Kalki’s only solace is the youngest brother, whose sensitive understanding of her situation brings them close. Kalki has a friend also in a young lower-caste servant boy who almost instinctively connects with her. The moments between these three speak of human resilience in the most savage of times and provide the only relief in a film that stares relentlessly at a world gone inhumanly cold. But the brothers cannot tolerate Kalki’s affection and special relationship with their youngest brother, and he must pay for his gentleness with his life. In a world where there are no women, men are reduced to even greater brutality. Women in such a world are ever more mere receptacles for men’s lust and no ordinary poetry of a male-female relation will thrive, the director seems to say.
Kalki’s attempt to escape this hell with the servant boy’s help result in his murder and a caste war, in which, once again, Kalki becomes the prize that “higher”- and “lower”- caste men fight over. Although Kalki had found a comrade in this adolescent, for the rest of the lower-caste men, she is not only just a woman but also a sign of upper-class privilege and arrogance. Violence, mayhem, and death follow. The film ends on a strange note. Almost all the men have been killed as Kalki gives birth, with the help of another young lower-caste boy, to a girl. Stark and unsparing, the film takes a hard look at a possible future. If the present trend of sex-selection abortion, dowry deaths, and general violence against women continues, the film argues, men will live a lonely, desparate, and beastly existence, and finally end up killing each other. Perhaps only then can women make a new beginning, with the help of others who have been equally week and oppressed
Matrubhumi is a horrific nightmare. And like a nightmare it is extreme, grotesque, and irrational. For example, apart from Kalki we do not see a single woman in the village, not even middle-aged or old mothers of the adolescent boys we see around. Similarly, it is not possible that men miss women only sexually; after all, an immense amount of work is done by women, both at home and in the fields. But such logic is out of place in the bleak vision of the film. And its particular vision is the result of unflinchingly facing the brutalization and commodification of human relations in general and its specific effect on women in a society caught between traditional son preference and “modern” consumerist greed. Kalki’s father starts flaunting a car and a mobile phone once he has made a profitable deal of selling her for five lakhs, one for each brother. He is indignant in reaction to Kalki’s complaint that even her father-in-law demands his right over her body, but only because he feels cheated — he simply comes to collect one more lakh. Clearly, this is a reversal of the present scenario, where the growing demands for dowry are after all triggered by the lure of consumer durables. For the few who have benefited from it, globalization has brought in its wake a lifestyle of buying and spending. For many it is merely a dream that beckons. The dowry system that was in the past confined to specific communities is now becoming universal because dowry is seen as a means to make the elusive dream come true. If women keep on burning for dowry or, alternatively, are denied life because of the parental fear of the often impossible burden of dowry, then the day is not far, the film warns, when they would themselves become rare “commodities” for which men will pay with their lives.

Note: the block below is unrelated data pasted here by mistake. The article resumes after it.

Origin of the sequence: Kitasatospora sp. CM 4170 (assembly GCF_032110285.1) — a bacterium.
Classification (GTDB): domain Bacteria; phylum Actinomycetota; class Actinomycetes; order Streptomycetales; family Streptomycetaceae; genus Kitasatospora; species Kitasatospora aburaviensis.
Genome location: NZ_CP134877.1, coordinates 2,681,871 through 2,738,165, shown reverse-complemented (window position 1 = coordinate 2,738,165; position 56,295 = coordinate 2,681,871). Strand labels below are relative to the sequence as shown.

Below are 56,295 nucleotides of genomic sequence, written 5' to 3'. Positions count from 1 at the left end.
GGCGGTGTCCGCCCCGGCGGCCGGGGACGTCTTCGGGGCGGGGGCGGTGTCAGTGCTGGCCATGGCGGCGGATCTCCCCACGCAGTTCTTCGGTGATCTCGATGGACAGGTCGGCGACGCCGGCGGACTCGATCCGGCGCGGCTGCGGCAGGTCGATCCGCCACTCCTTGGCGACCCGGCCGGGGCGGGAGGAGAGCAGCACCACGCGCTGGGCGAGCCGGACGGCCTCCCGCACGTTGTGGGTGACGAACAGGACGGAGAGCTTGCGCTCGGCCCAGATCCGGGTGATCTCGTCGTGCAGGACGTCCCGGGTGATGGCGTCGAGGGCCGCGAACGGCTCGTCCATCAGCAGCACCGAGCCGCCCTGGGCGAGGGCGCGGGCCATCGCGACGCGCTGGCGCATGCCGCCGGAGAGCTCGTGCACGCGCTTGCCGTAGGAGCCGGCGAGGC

Paheli‘s dream chooses to ignore the realities of women’s life, past or present, that is assumed and implied in Matrubhumi. Its end, the ghost inhabiting the husband’s body seems to suggest a change of heart in men as a solution to the problem of the thwarting of women’s desire. Modern India, as mentioned earlier, has given a handful of urban, affluent, and educated women a degree of freedom and independence to exercise their will in at least some walks of their lives. Even here, however, it is not simply a matter of a change of heart, either of men or women. The objective conditions of their lives have changed! Paheli‘s quick-fix solution is therefore problematic not only because it is unreal but because it presumes to advocate women’s freedom of choice and agency in matters sexual without questioning the hierarchical structure of family that is entrenched in larger class and caste structures of oppression and exploitation. Mainstream Hindi films are by and large extremely “audience friendly” and hence avoid disquieting truths. But given the director’s pretensions to meaningful cinema, our habitual indulgence cannot be granted to the film. Paheli‘s choice of a more palatable end than the original “Duvidha” reveals an ideological position that assumes that liberation, even sexual liberation, is merely a matter of individual choice and agency. In contrast, Matrubhumi is in touch with the real and understands not only the oppressiveness of economic and social structures but also the human endeavor to overcome them. Paheli is
a sugar-candy dream — it tastes sweet but is empty of substance. Matrubhumi is, on the contrary, a nightmare which wakes you up in cold sweat.
is a lecturer in English at Symbiosis College of Arts, Commerce, & Computer Science, Pune. A member of AIDWA (All India Democratic Women’s Association), Wani is involved in many youth-, media-, and culture-related activities and projects in the city.